Robert Burns Birthplace Museum accessibility guide

Robert Burns Birthplace Museum has been deliberately designed to be easy to get around.

This access statement does not contain personal opinions as to suitability for those with access needs, but aims to accurately describe the facilities and services that we offer all our visitors.


Contact for accessibility enquiries:
01292 443700

We welcome all visitors to Robert Burns Birthplace Museum – this guide lists the range of provisions we have made to ensure that every visitor has the best experience possible when they visit us.

We have a complimentary ticket policy for essential carers.

Our front-of-house team usually wear red shirts or black t-shirts, and sometimes wear navy National Trust for Scotland fleeces or soft-shell jackets over the top. They will be happy to answer any questions you have during your visit.

Our flagship museum encompasses sites across the village of Alloway, including:

  • The museum building which houses the collection, the shop and the café, as well as Scots Wa-Hey – the Burns-themed play area outside
  • The Cottage (where Robert Burns was born) and the smallholding
  • Alloway Auld Kirk (made famous by Burns’s poem Tam o’ Shanter, where Tam saw the witches dancing!)
  • The Brig o’ Doon (also famous from Tam o’ Shanter, where Tam’s horse Meg loses her tail)
  • Burns Monument and the Monument Gardens
  • Poet’s Path – a walkway that connects the museum and Burns Cottage, and includes Burns-related sculptures

You will be given a map when you visit the museum.

Please note that a busy road runs between the sites. You will need to cross the road at both Alloway Auld Kirk and Burns Cottage. There are traffic islands at both sites to assist your crossing.

A very large stone statue of a mouse sitting on its hind legs stands on a patch of grass beside a long, straight path. In the background, a couple walk arm in arm along the path. A large hedge borders the path to the other side.
Poet’s Path and the giant mouse sculpture

At a glance

There is level access from the main entrance of the museum to:

  • The museum exhibition
  • Burns Cottage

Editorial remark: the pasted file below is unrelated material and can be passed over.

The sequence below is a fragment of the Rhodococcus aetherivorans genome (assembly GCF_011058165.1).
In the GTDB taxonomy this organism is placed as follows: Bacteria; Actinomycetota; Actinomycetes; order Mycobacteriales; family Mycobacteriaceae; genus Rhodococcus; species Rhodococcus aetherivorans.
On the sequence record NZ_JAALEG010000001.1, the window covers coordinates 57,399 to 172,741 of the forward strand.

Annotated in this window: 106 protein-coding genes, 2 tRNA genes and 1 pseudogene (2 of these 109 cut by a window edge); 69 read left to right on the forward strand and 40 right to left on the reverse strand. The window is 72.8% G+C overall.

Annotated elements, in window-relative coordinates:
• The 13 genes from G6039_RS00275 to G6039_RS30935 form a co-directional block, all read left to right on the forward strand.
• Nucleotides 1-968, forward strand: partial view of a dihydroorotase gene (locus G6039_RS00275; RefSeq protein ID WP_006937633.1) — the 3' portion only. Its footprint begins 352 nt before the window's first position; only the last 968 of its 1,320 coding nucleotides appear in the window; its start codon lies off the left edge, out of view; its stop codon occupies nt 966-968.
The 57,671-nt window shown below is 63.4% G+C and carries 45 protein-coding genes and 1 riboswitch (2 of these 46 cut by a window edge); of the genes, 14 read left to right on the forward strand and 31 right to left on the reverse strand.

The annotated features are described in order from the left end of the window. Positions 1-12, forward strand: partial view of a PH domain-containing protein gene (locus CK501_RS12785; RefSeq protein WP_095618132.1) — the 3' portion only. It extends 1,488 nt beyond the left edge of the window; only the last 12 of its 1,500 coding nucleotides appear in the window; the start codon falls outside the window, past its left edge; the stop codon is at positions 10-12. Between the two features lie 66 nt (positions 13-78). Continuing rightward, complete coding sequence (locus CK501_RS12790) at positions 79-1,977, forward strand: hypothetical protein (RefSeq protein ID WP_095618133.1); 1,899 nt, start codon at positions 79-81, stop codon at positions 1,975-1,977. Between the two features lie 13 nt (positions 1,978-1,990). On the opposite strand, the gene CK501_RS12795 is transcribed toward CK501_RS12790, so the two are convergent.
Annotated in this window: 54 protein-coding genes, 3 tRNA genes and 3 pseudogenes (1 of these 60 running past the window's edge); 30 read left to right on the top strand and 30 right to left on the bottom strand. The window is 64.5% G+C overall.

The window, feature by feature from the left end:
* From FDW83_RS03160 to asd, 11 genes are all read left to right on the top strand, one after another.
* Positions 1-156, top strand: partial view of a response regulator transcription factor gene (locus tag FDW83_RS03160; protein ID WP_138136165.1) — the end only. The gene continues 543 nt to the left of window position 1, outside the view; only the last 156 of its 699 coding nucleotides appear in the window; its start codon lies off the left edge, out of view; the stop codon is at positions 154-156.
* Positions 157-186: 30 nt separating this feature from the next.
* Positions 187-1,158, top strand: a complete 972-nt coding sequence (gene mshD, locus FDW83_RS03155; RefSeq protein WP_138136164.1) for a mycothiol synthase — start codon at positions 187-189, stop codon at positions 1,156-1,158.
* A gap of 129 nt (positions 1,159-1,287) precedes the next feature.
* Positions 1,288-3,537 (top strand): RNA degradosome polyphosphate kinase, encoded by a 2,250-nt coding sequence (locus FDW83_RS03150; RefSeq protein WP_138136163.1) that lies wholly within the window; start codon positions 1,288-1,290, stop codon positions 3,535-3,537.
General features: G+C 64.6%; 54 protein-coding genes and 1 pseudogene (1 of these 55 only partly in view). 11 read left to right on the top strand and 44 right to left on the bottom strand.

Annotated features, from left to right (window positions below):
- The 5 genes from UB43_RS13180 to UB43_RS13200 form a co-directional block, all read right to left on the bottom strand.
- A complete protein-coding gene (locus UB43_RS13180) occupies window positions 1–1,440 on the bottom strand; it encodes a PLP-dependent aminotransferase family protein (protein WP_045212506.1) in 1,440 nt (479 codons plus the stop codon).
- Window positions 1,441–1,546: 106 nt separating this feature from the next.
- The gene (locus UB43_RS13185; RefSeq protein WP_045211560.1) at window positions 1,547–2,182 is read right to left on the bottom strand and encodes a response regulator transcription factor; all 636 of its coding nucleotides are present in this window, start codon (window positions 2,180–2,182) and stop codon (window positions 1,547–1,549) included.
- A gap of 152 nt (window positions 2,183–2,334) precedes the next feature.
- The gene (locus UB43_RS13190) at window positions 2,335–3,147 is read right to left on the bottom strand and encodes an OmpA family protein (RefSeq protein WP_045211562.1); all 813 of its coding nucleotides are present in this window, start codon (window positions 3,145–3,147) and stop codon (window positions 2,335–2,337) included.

• Poet’s Path
  • Ticket/information desk
  • Accessible toilet
  • Shop
  • Café

The Monument Gardens can be accessed by wheelchair users.

Wheelchairs are available at both Burns Cottage and the museum on request.


Assistance dogs are welcome across the site.


Our museum is extremely popular with visitors from all over the world and we regularly have coach trips and school groups visit us. At these times, the museum and café/shop get busy and will be quite noisy, especially around lunchtime.

The museum itself has interactive screens and games, which produce a noise. If these are played at the same time, they can be heard around the museum. This can mean different sounds can be heard at the same time. A Burns song or poem is played every hour from overhead screens – at this point, the museum lights dim down. Staff at the admissions desk will be able to let you know at what times this will happen.

The museum houses the most significant collection of Burns objects in the world. Many of these are old manuscripts or letters and are extremely sensitive to light. If they are exposed to too much light, they will fade, and visitors will no longer be able to enjoy them. For this reason, the museum lighting needs to be kept low.

Are there quieter times to visit?

  • The museum is usually quieter before 11am and after 4pm. We cannot guarantee that we won’t have a special booking at these times, but you are welcome to call ahead and check on the day of your visit.
  • Burns Cottage opens at 11am and is usually most quiet between then and noon.
  • School visits are most common between January–March; coach trips are most common in the summer and autumn. November and early December may be quieter months to visit the site.

Accessible opening hours

We run accessible opening hours across the site, between 3–5pm on the first Tuesday of every month. Cleaning lights will be turned on and audio-visual elements of the museum switched off. While we cannot guarantee that this will be a quiet time from a visitor point of view, visitors who find the usual lighting and audio levels of the museum challenging may prefer to visit during these hours.

Getting here

Robert Burns Birthplace Museum
Murdoch’s Lone


  • There are car parks at both the museum and Burns Cottage, which are free for our visitors to use and have dedicated spaces for Blue Badge holders.
  • We have an electric car charging point in the museum car park, for which donations are gratefully received.
  • We have four bike racks outside the museum.



  • Both the Education Pavilion beside Burns Cottage and the foyer area at the museum have accessible toilets.
  • There are baby changing facilities at the museum.


  • Our café can be found in the main museum building.